Artist: Michelle Tumes
Label: Levanter, 2006
Major record labels. Who needs 'em?
Since leaving Reunion lo these many years ago, Carolyn Arends has been making amazing music on her own label, 2B Records. Now, five years after she left Sparrow, Michelle Tumes has put out an album on her own label, Levanter, that simply blows away much of what passes for music on the Contemporary Christian market today.
Now, an artist is an artist and will produce the goods whether attached to a major label or not. But, how refreshing, how heartening to know that musicians can follow their own stars and not have to compromise on the quality of production out of the arms (and wallets) of the big studios! This exquisite offering from Ms. Tumes is more proof that indie artists are the wave of the future.
I missed Michelle Tumes. She is one of the most talented and poetic songwriters in music, Contemporary Christian or otherwise. I enjoy all of her Sparrow releases (Listen, 1998; Center of My Universe, 2000; Dream, 2001). The first two of these were evidence of her strong, imagery-filled and evocative lyrics paired with her ethereal, lilting voice. To compare her to Enya, as so many seem to wish to do, is, in my opinion, to do Michelle Tumes a disservice. Enya's music is pretty and soothing, but boring; Michelle Tumes has far more energy than the Queen of Celtic Revival. The third of her Sparrow releases was a departure, and one that I feel often alone in admiring. Dream was playful and dance-beat-driven, with vocals more powerhouse than angelic. I really like it when musical artists are willing to step outside their comfort zone and try new sounds and styles. Most of Michelle Tumes's fans were disappointed, though. Then came the five-year hiatus with its regrouping and studying and songwriting and, now, its glorious culmination: this self-titled offering.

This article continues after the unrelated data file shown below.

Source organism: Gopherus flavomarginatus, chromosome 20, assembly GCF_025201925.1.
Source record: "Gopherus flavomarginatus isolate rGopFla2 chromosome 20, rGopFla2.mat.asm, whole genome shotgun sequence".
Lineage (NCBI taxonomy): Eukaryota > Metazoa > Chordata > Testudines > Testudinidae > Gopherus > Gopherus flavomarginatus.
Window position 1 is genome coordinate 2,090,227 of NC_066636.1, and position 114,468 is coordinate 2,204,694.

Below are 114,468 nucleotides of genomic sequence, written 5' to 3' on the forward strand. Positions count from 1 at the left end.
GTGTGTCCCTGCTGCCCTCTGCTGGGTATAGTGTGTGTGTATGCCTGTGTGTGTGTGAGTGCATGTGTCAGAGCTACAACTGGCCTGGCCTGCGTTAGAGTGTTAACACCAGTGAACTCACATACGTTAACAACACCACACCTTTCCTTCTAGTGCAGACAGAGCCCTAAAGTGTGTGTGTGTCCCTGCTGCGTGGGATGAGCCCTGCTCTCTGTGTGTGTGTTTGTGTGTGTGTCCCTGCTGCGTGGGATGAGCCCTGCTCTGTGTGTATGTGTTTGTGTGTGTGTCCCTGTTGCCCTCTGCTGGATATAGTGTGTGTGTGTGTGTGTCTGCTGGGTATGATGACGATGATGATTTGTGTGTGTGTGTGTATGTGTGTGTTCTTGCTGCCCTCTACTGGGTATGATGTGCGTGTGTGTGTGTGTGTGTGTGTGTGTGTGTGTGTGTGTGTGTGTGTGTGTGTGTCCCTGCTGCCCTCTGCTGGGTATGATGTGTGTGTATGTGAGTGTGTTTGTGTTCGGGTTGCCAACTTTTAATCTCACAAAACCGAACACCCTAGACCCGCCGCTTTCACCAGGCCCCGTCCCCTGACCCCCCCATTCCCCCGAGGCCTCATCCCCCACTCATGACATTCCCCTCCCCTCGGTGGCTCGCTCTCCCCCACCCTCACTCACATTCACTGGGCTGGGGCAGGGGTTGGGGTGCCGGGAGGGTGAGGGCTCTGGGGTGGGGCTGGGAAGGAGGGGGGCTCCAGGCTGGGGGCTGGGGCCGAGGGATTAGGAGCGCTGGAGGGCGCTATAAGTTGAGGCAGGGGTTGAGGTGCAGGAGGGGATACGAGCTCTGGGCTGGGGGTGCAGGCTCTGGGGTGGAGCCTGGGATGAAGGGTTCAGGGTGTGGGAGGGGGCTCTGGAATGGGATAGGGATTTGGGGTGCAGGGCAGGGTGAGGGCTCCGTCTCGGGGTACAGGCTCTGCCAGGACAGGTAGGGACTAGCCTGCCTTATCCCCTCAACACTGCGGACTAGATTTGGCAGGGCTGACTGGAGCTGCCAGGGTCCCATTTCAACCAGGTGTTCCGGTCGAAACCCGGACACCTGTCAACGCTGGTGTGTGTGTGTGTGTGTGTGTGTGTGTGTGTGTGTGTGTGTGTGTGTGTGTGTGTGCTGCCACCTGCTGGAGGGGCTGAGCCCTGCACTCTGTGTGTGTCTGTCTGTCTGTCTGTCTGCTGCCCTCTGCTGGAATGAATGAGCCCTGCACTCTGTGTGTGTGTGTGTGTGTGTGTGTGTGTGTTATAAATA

Actually, the title of the album is my only quarrel with it. I've never had much patience with titling an album after its artist. Were I consulted on the title for this release, I would have suggested borrowing from my favorite track and calling it Break Through. For this album is a breakthrough, in many different ways. But, I am getting ahead of myself.
Lush. That is the first word to pop into mind when considering Michelle Tumes. The orchestral sound that marked her first albums is back, richer than ever. The lyrics are nourishing, fulfilling, intoxicating -- cream and strawberries and champagne. Michelle's voice soars and whispers and charms and mystifies. The complete effect of listening to this album from beginning to end is one of being on a journey -- a wistful and sweet and edifying journey. For, this album is tinged with melancholy, but never slips into the brittleness of cynicism or despair.
I believe that Michelle Tumes may be one of the only contemporary songwriters who is able to dabble with Latin in her lyrics without sounding contrived or over the top. The first song, "Introit," is Latin only in the title, but, much like that enduring tongue, the words within are timeless: There's an angel resting on my shadow/There's a haven in every hope I breathe/There's an ancient cross beyond tomorrow/There's a fragrant hymn that's beckoning . . . That's just a taste of the sort of imagery that haunts the lyrics of this collection.